Comments on helioseismic inference

  • Douglas Gough
Part V Inverse Problems of Solar Oscillations
Part of the Lecture Notes in Physics book series (LNP, volume 367)


Helioseismic inference can be made within a wide spectrum of sophistication, from arguments based on the results of very simple and highly idealized model problems which depend on specific limited aspects of the data to a variety of formal numerical inversions of all the data that are available. The idealized problems are relatively simple to analyze, and provide a tool for making immediate qualitative and sometimes even quantitative estimates of certain aspects of the structure of the sun. If well chosen, they are likely to add substantially to our understanding of the situation; indeed, they can be an extremely useful guide to designing the more formal techniques which, though numerically more precise, are frequently also more opaque. Therefore it is often prudent to utilize methods throughout the entire spectrum. In this lecture a selection of the techniques for making immediate inferences will be discussed, and illustrated with examples of topical interest.


Sound Speed Convection Zone Solar Model Buoyancy Frequency Ionization Zone 
These keywords were added by machine and not by the authors. This process is experimental and the keywords may be updated as the learning algorithm improves.


Unable to display preview. Download preview PDF.

Unable to display preview. Download preview PDF.


  1. Abramowitz, M., and Stegun, I.A. 1964, Handbook of Mathematical Functions (National Bureau of Standards, Washington DC).Google Scholar
  2. Ando, H., and Osaki, Y. 1975, Publ. Astron. Soc. Japan, 27, 581.Google Scholar
  3. Balmforth, N.J., and Gough, D.O. 1990, Astrophys. J., in press.Google Scholar
  4. Campbell, W.R., and Roberts, B. 1989, Astrophys. J., 338, 538.Google Scholar
  5. Chandrasekhar, S. 1964, Astrophys. J., 139, 664.CrossRefGoogle Scholar
  6. Christensen-Dalsgaard, J., Cooper, A.J., and Gough, D.O. 1983, Monthly Notices Roy. Astron. Soc., 203, 165.Google Scholar
  7. Christensen-Dalsgaard, J., and Gough, D.O. 1980, Nature, 288, 544.CrossRefGoogle Scholar
  8. Christensen-Dalsgaard, J., Gough, D.O., and Pérez-Hernandez, F. 1988, Monthly Notices Roy. Astron. Soc., 235, 875.Google Scholar
  9. Däppen, W., and Gough, D.O. 1986, in Seismology of the Sun and the Distant Stars, ed. D.O. Gough (Reidel, Dordrecht), p.275.Google Scholar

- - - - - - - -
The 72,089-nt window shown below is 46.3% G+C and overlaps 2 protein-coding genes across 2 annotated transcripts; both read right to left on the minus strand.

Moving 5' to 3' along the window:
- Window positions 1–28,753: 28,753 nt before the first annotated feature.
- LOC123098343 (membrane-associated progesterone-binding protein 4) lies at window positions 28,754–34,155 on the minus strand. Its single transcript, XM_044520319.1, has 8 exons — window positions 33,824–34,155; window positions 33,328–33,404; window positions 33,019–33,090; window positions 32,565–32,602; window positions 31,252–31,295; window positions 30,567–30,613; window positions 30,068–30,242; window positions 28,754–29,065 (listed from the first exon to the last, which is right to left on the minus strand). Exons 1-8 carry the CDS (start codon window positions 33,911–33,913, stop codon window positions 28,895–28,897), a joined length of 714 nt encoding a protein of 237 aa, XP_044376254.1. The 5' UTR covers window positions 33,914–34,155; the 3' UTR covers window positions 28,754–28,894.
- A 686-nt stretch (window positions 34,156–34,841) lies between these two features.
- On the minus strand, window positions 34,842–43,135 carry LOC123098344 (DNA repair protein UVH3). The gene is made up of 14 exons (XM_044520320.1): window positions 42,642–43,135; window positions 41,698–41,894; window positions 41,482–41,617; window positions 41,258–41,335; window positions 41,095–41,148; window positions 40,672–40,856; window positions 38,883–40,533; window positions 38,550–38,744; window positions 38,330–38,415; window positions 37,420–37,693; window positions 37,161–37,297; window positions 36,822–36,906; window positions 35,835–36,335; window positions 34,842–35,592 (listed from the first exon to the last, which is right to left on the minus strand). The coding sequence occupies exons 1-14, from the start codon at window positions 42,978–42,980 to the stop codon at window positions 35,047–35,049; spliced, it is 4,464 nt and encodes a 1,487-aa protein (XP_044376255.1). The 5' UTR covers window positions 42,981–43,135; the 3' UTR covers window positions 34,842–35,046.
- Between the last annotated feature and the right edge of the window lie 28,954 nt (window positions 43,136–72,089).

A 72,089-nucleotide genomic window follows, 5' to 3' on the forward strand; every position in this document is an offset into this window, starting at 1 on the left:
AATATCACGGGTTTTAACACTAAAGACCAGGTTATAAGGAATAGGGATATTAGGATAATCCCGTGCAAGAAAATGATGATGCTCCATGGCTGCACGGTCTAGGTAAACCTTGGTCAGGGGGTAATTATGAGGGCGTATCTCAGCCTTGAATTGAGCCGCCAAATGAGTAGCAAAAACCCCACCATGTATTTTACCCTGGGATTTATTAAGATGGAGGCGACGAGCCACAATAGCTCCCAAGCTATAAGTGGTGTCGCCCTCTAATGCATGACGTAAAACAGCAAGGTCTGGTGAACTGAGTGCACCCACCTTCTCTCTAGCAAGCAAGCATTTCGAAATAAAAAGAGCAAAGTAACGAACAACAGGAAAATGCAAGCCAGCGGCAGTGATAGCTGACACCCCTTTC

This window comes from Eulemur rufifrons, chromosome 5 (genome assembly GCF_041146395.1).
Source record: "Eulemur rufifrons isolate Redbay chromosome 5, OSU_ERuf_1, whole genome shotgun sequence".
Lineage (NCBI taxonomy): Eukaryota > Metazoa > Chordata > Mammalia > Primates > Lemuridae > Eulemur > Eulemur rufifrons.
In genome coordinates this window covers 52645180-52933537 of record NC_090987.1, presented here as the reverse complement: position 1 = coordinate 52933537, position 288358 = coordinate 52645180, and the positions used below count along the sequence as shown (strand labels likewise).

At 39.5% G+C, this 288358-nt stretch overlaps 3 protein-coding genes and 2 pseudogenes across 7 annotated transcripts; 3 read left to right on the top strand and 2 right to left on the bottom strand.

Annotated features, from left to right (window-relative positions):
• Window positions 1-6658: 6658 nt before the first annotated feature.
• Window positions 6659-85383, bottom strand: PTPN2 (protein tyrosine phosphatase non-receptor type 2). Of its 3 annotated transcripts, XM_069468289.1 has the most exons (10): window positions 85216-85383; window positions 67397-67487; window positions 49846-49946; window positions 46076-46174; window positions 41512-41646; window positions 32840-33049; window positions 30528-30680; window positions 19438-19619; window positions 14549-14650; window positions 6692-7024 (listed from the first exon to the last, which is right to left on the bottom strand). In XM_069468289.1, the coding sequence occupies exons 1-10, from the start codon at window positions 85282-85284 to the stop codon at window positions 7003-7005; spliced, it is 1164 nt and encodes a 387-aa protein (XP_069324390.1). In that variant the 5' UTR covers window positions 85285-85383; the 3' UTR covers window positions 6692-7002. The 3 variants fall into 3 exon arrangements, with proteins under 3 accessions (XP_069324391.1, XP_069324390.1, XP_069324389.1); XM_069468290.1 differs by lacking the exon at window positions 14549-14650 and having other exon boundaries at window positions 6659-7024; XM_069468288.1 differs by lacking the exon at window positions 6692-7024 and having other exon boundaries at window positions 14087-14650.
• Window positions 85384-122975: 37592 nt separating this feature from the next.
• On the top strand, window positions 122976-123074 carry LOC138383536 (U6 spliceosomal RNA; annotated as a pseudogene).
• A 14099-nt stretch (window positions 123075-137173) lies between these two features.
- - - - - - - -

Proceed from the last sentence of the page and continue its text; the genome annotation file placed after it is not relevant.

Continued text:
10. Deubner, F.-L. 1975, Astron. Astrophys., 44, 371.Google Scholar
  11. Duvall, T.L., Jr. 1982, Nature, 300, 242.CrossRefGoogle Scholar
  12. Duvall, T.L., Jr., Harvey, J.W., and Pomerantz, M. 1986, Nature, 321, 500.CrossRefGoogle Scholar
  13. Dziembowski, W.A., and Gough, D.O. 1990, in preparation.Google Scholar
  14. Gough, D.O. 1976, in The Energy Balance and Hydrodynamics of the Solar Chromosphere and Corona, ed. R.M. Bonnet and P. Delache (G. de Bussac, Clermont-Ferrand), p.3.Google Scholar
  15. Gough, D.O. 1981, in Variations of the Solar Constant, ed. S. Sofia (NASA Publ., Washington DC), p.185.Google Scholar
  16. Gough, D.O. 1984, Phil. Trans. R. Soc. London, A 313, 27.Google Scholar
  17. Gough, D.O. 1990, in Dynamiques des Fluides Astrophysiques, ed. J.-P. Zahn and J. Zinn-Justin (Elsevier), in press.Google Scholar
  18. Gough, D.O., and Kosovichev, A.G. 1988, in Seismology of the Sun and Sun-like Stars, ed. E.J. Rolfe (ESA SP-286, Noordwijk), p.47.Google Scholar
  19. Gough, D.O., and Thompson, M.J. 1988, in Advances in Helio-and Asteroseismology, ed. J. Christensen-Dalsgaard and S. Frandsen (Reidel, Dordrecht), p.175.Google Scholar
  20. Gough, D.O., and Thompson, M.J. 1990, Monthly Notices Roy. Astron. Soc., 242, 25.Google Scholar
  21. Keller, J.B., and Rubinow, S.I. 1960, Ann. Phys., 9, 24.CrossRefGoogle Scholar
  22. Kosovichev, A.G., and Parchevskii, K.V. 1988, Soviet Astron. Letters, 14(3), 201.Google Scholar
  23. Kuhn, J. 1988a, Astrophys. J. Letters, 331, L131.Google Scholar
  24. Kuhn, J. 1988b, in Seismology of the Sun and Sun-like Stars, ed. E.J. Rolfe (ESA SP-286, Noordwijk), p.87.Google Scholar
  25. Kuhn, J.R., Libbrecht, K.G., and Dicke, R.H. 1988, Science, 242, 908.Google Scholar
  26. Lamb, H. 1908, Proc. London Math. Soc., 7, 122.Google Scholar
  27. Lamb, H. 1932, Hydrodynamics (Sixth Edition) (Cambridge Univ. Press, Cambridge).Google Scholar
  28. Ledoux, P., and Walraven, T. 1958, in Handbuch der Physik Bd. 51, ed. S. Flügge (Springer, Berlin), p.353.Google Scholar
  29. Libbrecht, K.G., and Woodard, M.F. 1990, these proceedings.Google Scholar
  30. Lynden-Bell, D., and Ostriker, J. 1967, Monthly Notices Roy. Astron. Soc., 136, 293.Google Scholar
  31. Rayleigh 1896, The Theory of Sound (Cambridge Univ. Press, Cambridge).Google Scholar
  32. Shibahashi, H. 1979, Publ. Astron. Soc. Japan, 31, 87.Google Scholar
  33. Shibahashi, H. 1990, these proceedings.Google Scholar
  34. Smeyers, P., and Ruymaekers, E. 1990, in these proceedings.Google Scholar
  35. Spiegel, E.A., and Unno, W. 1962, Publ. Astron. Soc. Japan, 14, 28.Google Scholar
  36. Tassoul, M. 1980, Astrophys. J. Suppl., 43, 469.CrossRefGoogle Scholar
  37. Unno, W., Osaki, Y., Ando, H., Saio, H., and Shibahashi, H. 1989, Nonradial Oscillations of Stars (Second Edition) (Univ. of Tokyo Press, Tokyo).Google Scholar
  38. Vandakurov, Yu. V. 1967, Astron. Zh., 44, 786.Google Scholar
  39. Willson R.C. and Hudson, H.S. 1988, Nature, 332, 810.Google Scholar

Copyright information

© Springer-Verlag 1990

Authors and Affiliations

  • Douglas Gough
    • 1
    • 2
  1. 1.Institute of Astronomy and Department of Applied Mathematics and Theoretical PhysicsUniversity of CambridgeUK
  2. 2.Institute for Theoretical PhysicsUniversity of CaliforniaSanta BarbaraUSA

Personalised recommendations